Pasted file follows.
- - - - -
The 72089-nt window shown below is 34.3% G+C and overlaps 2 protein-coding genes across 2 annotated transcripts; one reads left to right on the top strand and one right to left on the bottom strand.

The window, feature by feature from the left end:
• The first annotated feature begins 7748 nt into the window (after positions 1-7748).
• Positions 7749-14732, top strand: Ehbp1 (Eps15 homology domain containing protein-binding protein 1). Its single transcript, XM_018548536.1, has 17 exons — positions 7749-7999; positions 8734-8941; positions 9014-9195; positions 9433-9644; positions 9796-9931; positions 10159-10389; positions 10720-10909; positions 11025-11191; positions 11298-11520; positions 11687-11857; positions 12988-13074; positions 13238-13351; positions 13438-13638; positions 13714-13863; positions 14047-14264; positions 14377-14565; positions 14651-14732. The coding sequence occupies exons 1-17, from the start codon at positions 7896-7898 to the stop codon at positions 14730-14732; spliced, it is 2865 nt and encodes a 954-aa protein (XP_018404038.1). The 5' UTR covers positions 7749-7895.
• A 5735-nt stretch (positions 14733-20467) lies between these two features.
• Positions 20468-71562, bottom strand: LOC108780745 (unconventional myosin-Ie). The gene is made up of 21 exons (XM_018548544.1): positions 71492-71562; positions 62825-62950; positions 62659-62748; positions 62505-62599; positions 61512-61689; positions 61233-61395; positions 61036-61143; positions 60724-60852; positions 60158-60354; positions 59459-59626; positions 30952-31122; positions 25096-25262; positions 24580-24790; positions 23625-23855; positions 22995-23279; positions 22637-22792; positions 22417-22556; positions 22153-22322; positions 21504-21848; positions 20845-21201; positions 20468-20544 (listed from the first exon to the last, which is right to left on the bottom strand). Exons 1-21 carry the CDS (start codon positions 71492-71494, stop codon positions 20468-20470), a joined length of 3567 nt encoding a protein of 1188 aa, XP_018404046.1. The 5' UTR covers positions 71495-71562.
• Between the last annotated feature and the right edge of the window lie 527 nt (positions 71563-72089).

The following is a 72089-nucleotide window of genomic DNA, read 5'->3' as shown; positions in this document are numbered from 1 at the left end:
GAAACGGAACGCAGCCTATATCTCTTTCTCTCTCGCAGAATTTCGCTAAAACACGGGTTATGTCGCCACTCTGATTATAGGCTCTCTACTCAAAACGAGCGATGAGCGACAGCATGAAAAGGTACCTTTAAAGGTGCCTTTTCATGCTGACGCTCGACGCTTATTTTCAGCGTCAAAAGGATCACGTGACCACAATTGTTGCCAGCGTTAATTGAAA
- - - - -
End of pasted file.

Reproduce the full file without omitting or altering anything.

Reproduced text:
The 72089-nt window shown below is 34.3% G+C and overlaps 2 protein-coding genes across 2 annotated transcripts; one reads left to right on the top strand and one right to left on the bottom strand.

The window, feature by feature from the left end:
• The first annotated feature begins 7748 nt into the window (after positions 1-7748).
• Positions 7749-14732, top strand: Ehbp1 (Eps15 homology domain containing protein-binding protein 1). Its single transcript, XM_018548536.1, has 17 exons — positions 7749-7999; positions 8734-8941; positions 9014-9195; positions 9433-9644; positions 9796-9931; positions 10159-10389; positions 10720-10909; positions 11025-11191; positions 11298-11520; positions 11687-11857; positions 12988-13074; positions 13238-13351; positions 13438-13638; positions 13714-13863; positions 14047-14264; positions 14377-14565; positions 14651-14732. The coding sequence occupies exons 1-17, from the start codon at positions 7896-7898 to the stop codon at positions 14730-14732; spliced, it is 2865 nt and encodes a 954-aa protein (XP_018404038.1). The 5' UTR covers positions 7749-7895.
• A 5735-nt stretch (positions 14733-20467) lies between these two features.
• Positions 20468-71562, bottom strand: LOC108780745 (unconventional myosin-Ie). The gene is made up of 21 exons (XM_018548544.1): positions 71492-71562; positions 62825-62950; positions 62659-62748; positions 62505-62599; positions 61512-61689; positions 61233-61395; positions 61036-61143; positions 60724-60852; positions 60158-60354; positions 59459-59626; positions 30952-31122; positions 25096-25262; positions 24580-24790; positions 23625-23855; positions 22995-23279; positions 22637-22792; positions 22417-22556; positions 22153-22322; positions 21504-21848; positions 20845-21201; positions 20468-20544 (listed from the first exon to the last, which is right to left on the bottom strand). Exons 1-21 carry the CDS (start codon positions 71492-71494, stop codon positions 20468-20470), a joined length of 3567 nt encoding a protein of 1188 aa, XP_018404046.1. The 5' UTR covers positions 71495-71562.
• Between the last annotated feature and the right edge of the window lie 527 nt (positions 71563-72089).

The following is a 72089-nucleotide window of genomic DNA, read 5'->3' as shown; positions in this document are numbered from 1 at the left end:
GAAACGGAACGCAGCCTATATCTCTTTCTCTCTCGCAGAATTTCGCTAAAACACGGGTTATGTCGCCACTCTGATTATAGGCTCTCTACTCAAAACGAGCGATGAGCGACAGCATGAAAAGGTACCTTTAAAGGTGCCTTTTCATGCTGACGCTCGACGCTTATTTTCAGCGTCAAAAGGATCACGTGACCACAATTGTTGCCAGCGTTAATTGAAA